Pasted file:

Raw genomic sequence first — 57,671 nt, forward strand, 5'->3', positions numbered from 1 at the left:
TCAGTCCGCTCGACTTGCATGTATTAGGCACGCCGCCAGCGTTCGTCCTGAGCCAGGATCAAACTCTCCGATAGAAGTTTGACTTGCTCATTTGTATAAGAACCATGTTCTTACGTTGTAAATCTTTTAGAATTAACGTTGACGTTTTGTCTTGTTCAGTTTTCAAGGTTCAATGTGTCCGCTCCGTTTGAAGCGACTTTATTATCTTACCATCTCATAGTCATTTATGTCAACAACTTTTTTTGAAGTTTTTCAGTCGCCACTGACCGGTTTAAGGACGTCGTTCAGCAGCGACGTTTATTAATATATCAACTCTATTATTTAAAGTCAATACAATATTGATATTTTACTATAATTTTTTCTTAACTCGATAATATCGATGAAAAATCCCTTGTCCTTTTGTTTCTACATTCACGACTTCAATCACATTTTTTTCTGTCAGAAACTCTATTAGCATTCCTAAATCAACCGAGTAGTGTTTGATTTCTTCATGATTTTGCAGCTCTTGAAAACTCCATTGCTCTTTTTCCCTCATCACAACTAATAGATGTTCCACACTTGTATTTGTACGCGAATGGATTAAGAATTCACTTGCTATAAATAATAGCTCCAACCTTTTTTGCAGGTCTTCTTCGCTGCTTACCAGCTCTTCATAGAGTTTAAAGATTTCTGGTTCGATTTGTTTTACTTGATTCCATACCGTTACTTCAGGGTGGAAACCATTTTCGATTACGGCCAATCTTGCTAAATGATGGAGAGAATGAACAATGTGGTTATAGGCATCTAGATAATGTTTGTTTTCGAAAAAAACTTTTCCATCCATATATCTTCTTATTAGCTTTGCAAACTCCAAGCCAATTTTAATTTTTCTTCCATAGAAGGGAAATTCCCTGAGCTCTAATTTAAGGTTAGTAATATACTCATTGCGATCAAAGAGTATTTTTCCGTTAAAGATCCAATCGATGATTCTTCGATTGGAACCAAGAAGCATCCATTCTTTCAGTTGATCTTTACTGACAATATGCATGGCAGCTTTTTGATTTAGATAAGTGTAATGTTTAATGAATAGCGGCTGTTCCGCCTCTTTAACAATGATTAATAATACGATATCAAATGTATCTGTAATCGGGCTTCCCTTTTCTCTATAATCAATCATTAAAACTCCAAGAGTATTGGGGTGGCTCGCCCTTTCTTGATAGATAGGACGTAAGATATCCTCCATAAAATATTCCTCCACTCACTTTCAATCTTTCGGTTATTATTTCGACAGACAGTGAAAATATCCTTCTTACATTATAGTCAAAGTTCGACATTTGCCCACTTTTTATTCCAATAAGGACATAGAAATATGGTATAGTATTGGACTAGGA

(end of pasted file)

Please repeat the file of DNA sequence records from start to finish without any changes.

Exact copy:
Raw genomic sequence first — 57,671 nt, forward strand, 5'->3', positions numbered from 1 at the left:
TCAGTCCGCTCGACTTGCATGTATTAGGCACGCCGCCAGCGTTCGTCCTGAGCCAGGATCAAACTCTCCGATAGAAGTTTGACTTGCTCATTTGTATAAGAACCATGTTCTTACGTTGTAAATCTTTTAGAATTAACGTTGACGTTTTGTCTTGTTCAGTTTTCAAGGTTCAATGTGTCCGCTCCGTTTGAAGCGACTTTATTATCTTACCATCTCATAGTCATTTATGTCAACAACTTTTTTTGAAGTTTTTCAGTCGCCACTGACCGGTTTAAGGACGTCGTTCAGCAGCGACGTTTATTAATATATCAACTCTATTATTTAAAGTCAATACAATATTGATATTTTACTATAATTTTTTCTTAACTCGATAATATCGATGAAAAATCCCTTGTCCTTTTGTTTCTACATTCACGACTTCAATCACATTTTTTTCTGTCAGAAACTCTATTAGCATTCCTAAATCAACCGAGTAGTGTTTGATTTCTTCATGATTTTGCAGCTCTTGAAAACTCCATTGCTCTTTTTCCCTCATCACAACTAATAGATGTTCCACACTTGTATTTGTACGCGAATGGATTAAGAATTCACTTGCTATAAATAATAGCTCCAACCTTTTTTGCAGGTCTTCTTCGCTGCTTACCAGCTCTTCATAGAGTTTAAAGATTTCTGGTTCGATTTGTTTTACTTGATTCCATACCGTTACTTCAGGGTGGAAACCATTTTCGATTACGGCCAATCTTGCTAAATGATGGAGAGAATGAACAATGTGGTTATAGGCATCTAGATAATGTTTGTTTTCGAAAAAAACTTTTCCATCCATATATCTTCTTATTAGCTTTGCAAACTCCAAGCCAATTTTAATTTTTCTTCCATAGAAGGGAAATTCCCTGAGCTCTAATTTAAGGTTAGTAATATACTCATTGCGATCAAAGAGTATTTTTCCGTTAAAGATCCAATCGATGATTCTTCGATTGGAACCAAGAAGCATCCATTCTTTCAGTTGATCTTTACTGACAATATGCATGGCAGCTTTTTGATTTAGATAAGTGTAATGTTTAATGAATAGCGGCTGTTCCGCCTCTTTAACAATGATTAATAATACGATATCAAATGTATCTGTAATCGGGCTTCCCTTTTCTCTATAATCAATCATTAAAACTCCAAGAGTATTGGGGTGGCTCGCCCTTTCTTGATAGATAGGACGTAAGATATCCTCCATAAAATATTCCTCCACTCACTTTCAATCTTTCGGTTATTATTTCGACAGACAGTGAAAATATCCTTCTTACATTATAGTCAAAGTTCGACATTTGCCCACTTTTTATTCCAATAAGGACATAGAAATATGGTATAGTATTGGACTAGGA